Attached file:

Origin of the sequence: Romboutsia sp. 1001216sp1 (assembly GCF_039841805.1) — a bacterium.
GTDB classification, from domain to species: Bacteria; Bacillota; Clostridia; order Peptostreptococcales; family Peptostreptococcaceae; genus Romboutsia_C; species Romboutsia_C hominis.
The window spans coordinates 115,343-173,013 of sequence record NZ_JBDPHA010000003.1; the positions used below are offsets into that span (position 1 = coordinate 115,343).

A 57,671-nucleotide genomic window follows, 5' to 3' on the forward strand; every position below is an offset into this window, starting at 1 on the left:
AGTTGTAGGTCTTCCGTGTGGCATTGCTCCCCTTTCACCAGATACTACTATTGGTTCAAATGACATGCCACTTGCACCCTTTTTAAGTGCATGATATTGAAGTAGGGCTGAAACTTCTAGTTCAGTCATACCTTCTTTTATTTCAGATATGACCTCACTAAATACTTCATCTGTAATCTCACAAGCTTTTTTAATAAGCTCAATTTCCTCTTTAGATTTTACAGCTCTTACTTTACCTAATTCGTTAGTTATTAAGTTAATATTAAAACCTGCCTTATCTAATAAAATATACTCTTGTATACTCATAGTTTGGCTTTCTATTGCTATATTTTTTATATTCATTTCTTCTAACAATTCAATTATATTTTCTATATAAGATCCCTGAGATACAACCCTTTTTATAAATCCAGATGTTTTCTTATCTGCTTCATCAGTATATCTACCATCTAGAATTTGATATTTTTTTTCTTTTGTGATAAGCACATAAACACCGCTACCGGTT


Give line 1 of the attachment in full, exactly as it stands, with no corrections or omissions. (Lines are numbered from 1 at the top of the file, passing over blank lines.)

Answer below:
Origin of the sequence: Romboutsia sp. 1001216sp1 (assembly GCF_039841805.1) — a bacterium.